A man facing multiple attempted murder charges for firing three gunshots into a Talent house in 2011 pleaded guilty Monday in Jackson County Circuit Court to three weapons charges and was sentenced to more than five years in prison.
Aaron Daniel Adrian Merlina, 30, apologized for his actions before pleading guilty before Judge Timothy Gerking to two counts of unlawful use of a weapon and a single count of being a felon in possession of a weapon. He was sentenced to 70 months in prison. He will be given credit for the 17 months he has been held in the Jackson County Jail on $750,000 bail since the incident.
"I'm extremely remorseful," Merlina said, adding accepting the plea agreement was the "road he needed to take to get back to his son."
Merlina was facing up to 20 years behind bars if convicted of the Measure 11 charges. Two counts of attempted aggravated murder, six counts of attempted murder, eight additional counts of unlawful use of a weapon, one count of attempted second-degree assault, three counts of reckless endangerment, and another count of being a felon in possession of a weapon were dropped in the plea agreement that was still being negotiated late Monday afternoon between Jackson County prosecutor David Hoppe and Bend defense attorney Foster Glass.
Talent police say Merlina showed up at the home of Dyana Rodrigues, 33, and Gerald Blake Wooley, 28, in the 100 block of South First Street at 6:45 a.m. on Thanksgiving Day in 2011. An altercation ensued that was a continuation of a fight that had occurred the previous night at Merlina's home, said Talent police Chief Mike Moran at the time of the alleged incident.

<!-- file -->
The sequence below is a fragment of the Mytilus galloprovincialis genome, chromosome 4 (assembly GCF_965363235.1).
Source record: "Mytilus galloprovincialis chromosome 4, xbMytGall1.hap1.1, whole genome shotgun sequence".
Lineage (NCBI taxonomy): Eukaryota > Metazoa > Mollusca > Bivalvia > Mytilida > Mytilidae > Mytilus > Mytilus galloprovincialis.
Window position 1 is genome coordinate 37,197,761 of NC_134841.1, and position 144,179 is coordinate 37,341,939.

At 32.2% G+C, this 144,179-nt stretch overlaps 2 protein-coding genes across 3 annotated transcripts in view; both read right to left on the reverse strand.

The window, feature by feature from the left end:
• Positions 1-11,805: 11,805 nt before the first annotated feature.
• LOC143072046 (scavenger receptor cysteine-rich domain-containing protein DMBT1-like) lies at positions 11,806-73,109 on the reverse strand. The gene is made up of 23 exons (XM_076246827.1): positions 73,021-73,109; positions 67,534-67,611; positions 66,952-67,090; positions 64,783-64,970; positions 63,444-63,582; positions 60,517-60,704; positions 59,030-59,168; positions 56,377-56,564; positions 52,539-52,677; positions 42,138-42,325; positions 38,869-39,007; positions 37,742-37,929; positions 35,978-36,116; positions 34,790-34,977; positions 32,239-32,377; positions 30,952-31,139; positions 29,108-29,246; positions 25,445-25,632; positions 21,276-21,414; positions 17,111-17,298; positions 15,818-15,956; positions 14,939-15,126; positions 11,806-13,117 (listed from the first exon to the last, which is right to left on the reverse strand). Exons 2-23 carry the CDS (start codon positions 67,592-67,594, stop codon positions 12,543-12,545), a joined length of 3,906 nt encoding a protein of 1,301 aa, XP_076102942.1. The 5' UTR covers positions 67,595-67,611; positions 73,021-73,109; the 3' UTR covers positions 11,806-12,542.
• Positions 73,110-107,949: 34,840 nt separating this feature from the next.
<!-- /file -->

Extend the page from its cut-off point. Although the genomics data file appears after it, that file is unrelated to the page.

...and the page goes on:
Merlina allegedly fired three shots into the home with a small-caliber handgun before leaving the scene with an unidentified individual.
Two of the shots went through a window and one went through the front door. No one was hurt, but Rodrigues' 11-year-old daughter was showered with glass after shots came through a window near where she had been sleeping.
Glass said his client had "gone off the deep end." But Merlina had "never intended to kill anyone," he said.
Glass said Merlina suffers from post-traumatic stress due to an event in his childhood. Merlina's sister was kidnapped out of their home and sexually assaulted when he was just 10 years old, Glass said.
He also said Merlina received threats toward himself and his child, which triggered his actions. He sent a text stating, "I ought to come over and put one right between your eyes," and later fired the shots, Glass said.
"There's some mitigating factors," Glass said. "But we're just lucky somebody wasn't killed."
Hoppe said the victims, who did not attend Merlina's sentencing, were not cooperative. Merlina received stiffer than typical sentences for his guilty pleas because he has prior criminal convictions, and because of the serious nature of his actions.
Merlina had been expected to plead guilty in late February to four counts of unlawful use of a weapon and one count of being a felon in possession of a weapon. But in court that day he refused to accept a plea his public defender and Hoppe had spent 14 months negotiating.
The deal offered Merlina a 70-month sentence for his five guilty pleas — which carried 14-month sentences that were slated to run consecutively. But Merlina said he wanted a jury trial and a new lawyer.
In the end, he got the same 70-month sentence. Glass said he advised Merlina to accept Monday's plea agreement based on the state's evidence, and the risk of decades-long incarceration.
Hoppe said while the new agreement provides the same prison time, the state agreed to drop two counts of unlawful use of a weapon, which will allow Merlina to participate in prison programs.
"This is a well-negotiated plea agreement," Hoppe said.
Reach reporter Sanne Specht at 541-776-4497 or e-mail firstname.lastname@example.org.